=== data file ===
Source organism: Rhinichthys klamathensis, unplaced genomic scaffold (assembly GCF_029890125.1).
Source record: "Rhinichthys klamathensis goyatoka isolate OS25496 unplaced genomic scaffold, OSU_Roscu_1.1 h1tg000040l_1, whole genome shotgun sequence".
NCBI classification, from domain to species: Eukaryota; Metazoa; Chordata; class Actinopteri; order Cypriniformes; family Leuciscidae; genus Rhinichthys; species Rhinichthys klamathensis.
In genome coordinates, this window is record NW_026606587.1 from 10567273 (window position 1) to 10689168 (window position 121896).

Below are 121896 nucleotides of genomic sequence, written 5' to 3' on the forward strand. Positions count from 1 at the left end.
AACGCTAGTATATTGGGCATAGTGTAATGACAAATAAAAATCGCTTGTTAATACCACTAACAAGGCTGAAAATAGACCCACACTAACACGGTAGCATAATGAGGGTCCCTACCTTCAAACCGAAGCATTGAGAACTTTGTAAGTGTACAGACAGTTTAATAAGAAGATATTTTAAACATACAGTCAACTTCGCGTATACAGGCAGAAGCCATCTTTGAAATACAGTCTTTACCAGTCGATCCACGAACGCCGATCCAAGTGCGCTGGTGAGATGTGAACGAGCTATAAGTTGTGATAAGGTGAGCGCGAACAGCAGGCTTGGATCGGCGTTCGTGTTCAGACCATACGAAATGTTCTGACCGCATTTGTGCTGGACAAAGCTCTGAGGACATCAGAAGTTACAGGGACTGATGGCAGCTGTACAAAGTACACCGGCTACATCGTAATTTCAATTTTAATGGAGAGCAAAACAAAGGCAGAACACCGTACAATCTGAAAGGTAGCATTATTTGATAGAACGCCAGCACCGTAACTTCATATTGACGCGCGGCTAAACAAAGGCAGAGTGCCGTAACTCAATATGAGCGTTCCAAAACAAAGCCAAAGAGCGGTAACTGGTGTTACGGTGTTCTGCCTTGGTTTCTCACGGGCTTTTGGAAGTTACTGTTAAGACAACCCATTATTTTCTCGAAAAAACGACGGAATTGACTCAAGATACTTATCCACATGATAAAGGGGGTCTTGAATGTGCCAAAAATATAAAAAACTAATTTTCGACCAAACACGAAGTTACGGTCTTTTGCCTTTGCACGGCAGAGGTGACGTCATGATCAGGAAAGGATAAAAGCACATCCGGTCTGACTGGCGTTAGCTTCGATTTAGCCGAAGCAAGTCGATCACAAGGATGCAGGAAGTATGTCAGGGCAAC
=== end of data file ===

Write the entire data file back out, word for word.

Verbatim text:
Source organism: Rhinichthys klamathensis, unplaced genomic scaffold (assembly GCF_029890125.1).
Source record: "Rhinichthys klamathensis goyatoka isolate OS25496 unplaced genomic scaffold, OSU_Roscu_1.1 h1tg000040l_1, whole genome shotgun sequence".
NCBI classification, from domain to species: Eukaryota; Metazoa; Chordata; class Actinopteri; order Cypriniformes; family Leuciscidae; genus Rhinichthys; species Rhinichthys klamathensis.
In genome coordinates, this window is record NW_026606587.1 from 10567273 (window position 1) to 10689168 (window position 121896).

Below are 121896 nucleotides of genomic sequence, written 5' to 3' on the forward strand. Positions count from 1 at the left end.
AACGCTAGTATATTGGGCATAGTGTAATGACAAATAAAAATCGCTTGTTAATACCACTAACAAGGCTGAAAATAGACCCACACTAACACGGTAGCATAATGAGGGTCCCTACCTTCAAACCGAAGCATTGAGAACTTTGTAAGTGTACAGACAGTTTAATAAGAAGATATTTTAAACATACAGTCAACTTCGCGTATACAGGCAGAAGCCATCTTTGAAATACAGTCTTTACCAGTCGATCCACGAACGCCGATCCAAGTGCGCTGGTGAGATGTGAACGAGCTATAAGTTGTGATAAGGTGAGCGCGAACAGCAGGCTTGGATCGGCGTTCGTGTTCAGACCATACGAAATGTTCTGACCGCATTTGTGCTGGACAAAGCTCTGAGGACATCAGAAGTTACAGGGACTGATGGCAGCTGTACAAAGTACACCGGCTACATCGTAATTTCAATTTTAATGGAGAGCAAAACAAAGGCAGAACACCGTACAATCTGAAAGGTAGCATTATTTGATAGAACGCCAGCACCGTAACTTCATATTGACGCGCGGCTAAACAAAGGCAGAGTGCCGTAACTCAATATGAGCGTTCCAAAACAAAGCCAAAGAGCGGTAACTGGTGTTACGGTGTTCTGCCTTGGTTTCTCACGGGCTTTTGGAAGTTACTGTTAAGACAACCCATTATTTTCTCGAAAAAACGACGGAATTGACTCAAGATACTTATCCACATGATAAAGGGGGTCTTGAATGTGCCAAAAATATAAAAAACTAATTTTCGACCAAACACGAAGTTACGGTCTTTTGCCTTTGCACGGCAGAGGTGACGTCATGATCAGGAAAGGATAAAAGCACATCCGGTCTGACTGGCGTTAGCTTCGATTTAGCCGAAGCAAGTCGATCACAAGGATGCAGGAAGTATGTCAGGGCAAC